By Ron Parsons
Arizona Daily Wildcat
Like many college freshmen, Michelle Fanger learned a lot her first year in school Ÿ but back in 1993 she was studying more than just her books.
As part of head volleyball coach Dave Rubio's first recruiting class at Arizona, Fanger spent her first year in college learning not only English and math, but also how to play Division I-caliber volleyball.
Fanger, a 5-foot-11-inch redshirt sophomore, is now the team's starting right-side hitter. She is fourth on the squad in kills, with 127.
"It was a great learning experience," Fanger said of her redshirt year. "There were so many little things, like the basics, that I didn't know. It was a great year to learn and really become confident with the basics of volleyball."
And according to the professor, Fanger passed Volleyball 101 with flying colors.
"At times, Michelle is one of the best attackers on our team," Rubio said. "She can really change the complexion of our offense depending on how she's playing."
Rubio said Fanger, 21, was the type of player Arizona coaches were looking for two years ago when they put together their first recruiting class.
"Michelle was a very explosive and agile athlete when we first saw her," Rubio said. "We felt that with time and training, she was going to be able to play the game at a very high level."
Although Fanger, from San Jose, Calif., lettered in volleyball and basketball in high school and made a slew of all-star teams in both sports, both she and Rubio said she had a lot to learn.
"Her first year was just a training year, to get acclimated to the level of play, to the regimen and intensity of practice," Rubio said.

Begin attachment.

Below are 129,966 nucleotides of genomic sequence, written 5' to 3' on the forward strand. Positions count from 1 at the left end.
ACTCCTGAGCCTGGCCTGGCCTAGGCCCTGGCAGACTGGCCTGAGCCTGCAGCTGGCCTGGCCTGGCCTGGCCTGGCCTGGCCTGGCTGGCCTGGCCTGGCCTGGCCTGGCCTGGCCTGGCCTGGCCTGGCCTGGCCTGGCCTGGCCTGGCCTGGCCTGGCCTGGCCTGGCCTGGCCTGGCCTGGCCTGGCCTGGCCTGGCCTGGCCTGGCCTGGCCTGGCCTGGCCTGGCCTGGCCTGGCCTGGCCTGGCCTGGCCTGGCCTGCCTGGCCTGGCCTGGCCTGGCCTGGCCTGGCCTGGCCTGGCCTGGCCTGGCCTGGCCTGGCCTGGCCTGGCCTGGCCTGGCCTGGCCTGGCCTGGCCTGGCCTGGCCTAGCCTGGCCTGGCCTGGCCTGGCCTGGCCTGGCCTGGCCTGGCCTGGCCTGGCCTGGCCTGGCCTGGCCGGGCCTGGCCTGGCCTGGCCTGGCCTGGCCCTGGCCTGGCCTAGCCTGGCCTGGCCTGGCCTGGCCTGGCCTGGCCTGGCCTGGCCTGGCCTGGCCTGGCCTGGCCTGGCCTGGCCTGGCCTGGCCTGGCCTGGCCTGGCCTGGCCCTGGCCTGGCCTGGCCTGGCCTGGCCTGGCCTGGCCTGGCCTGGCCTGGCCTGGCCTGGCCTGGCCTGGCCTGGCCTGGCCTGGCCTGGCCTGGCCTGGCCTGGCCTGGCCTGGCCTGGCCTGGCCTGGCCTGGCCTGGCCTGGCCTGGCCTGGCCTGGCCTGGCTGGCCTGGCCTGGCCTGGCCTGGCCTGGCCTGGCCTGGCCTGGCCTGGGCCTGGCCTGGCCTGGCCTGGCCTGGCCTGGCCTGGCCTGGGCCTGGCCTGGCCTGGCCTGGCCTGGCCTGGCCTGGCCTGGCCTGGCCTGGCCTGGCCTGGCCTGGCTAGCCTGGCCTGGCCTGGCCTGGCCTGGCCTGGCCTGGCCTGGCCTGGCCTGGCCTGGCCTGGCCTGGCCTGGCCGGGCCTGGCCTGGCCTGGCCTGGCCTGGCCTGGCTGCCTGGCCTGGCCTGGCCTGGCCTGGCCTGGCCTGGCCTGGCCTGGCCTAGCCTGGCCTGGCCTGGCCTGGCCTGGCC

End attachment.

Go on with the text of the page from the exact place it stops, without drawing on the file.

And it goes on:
Fanger said she chose Arizona over Washington State, Santa Clara and San Jose State because she wanted to be part of an up-and-coming program and play in the Pac-10.
Last year, Fanger received extensive playing time in her first season of college volleyball. She played in 23 matches, starting six, and recorded 56 kills while splitting time with junior Heather Flachsbarth.
While her redshirt year was spent learning the basics, Fanger said last season she worked mostly on her confidence.
"You have to know you're a great player on a great team," she said.
That confidence showed in her first-ever college start, a match against defending national champion Stanford last season.
Fanger had six kills, seven digs, two blocks and two aces in the match and displayed the potential Arizona coaches saw when they recruited her.
And seeing that kind of floor time, she said, made her transition from part-time player last year to starter this year less difficult.
"Because I got playing time last year, and started some games, it was a lot easier to not be nervous about starting this year," she said.
Fanger has started 18 of the Wildcats' 19 matches this year at the right-side hitting position.
"Typically at the UA, the right-side player has been a passing, blocking, consistent player," she said.
Fanger has been just that: consistent. She is third on the team in assists with 55, and is fourth in blocks per game (0.62) and kills-per-game (1.98).
Still, Fanger has had several outstanding offensive nights, including a 13 kill, 10 dig effort in a win at California on Sept 30. Rubio said she has improved both her offense and defense.
"She really has come on," Rubio said. "She's more consistent as an attacker. Blocking-wise, she's picking better spots as a blocker."
And Rubio said that Fanger, with two years of eligibility left, has yet to play her best.
"She's got tremendous, unlimited potential. The thing Michelle needs to work on is playing with an aggressive attitude and maintaining that throughout a match, throughout a season," he said.
Fanger is optimistic that Arizona will continue to improve also.
"So far this season, I think we're right on track. We have young players, so we've had minor setbacks," she said. "But when we play as a team, we're unstoppable."
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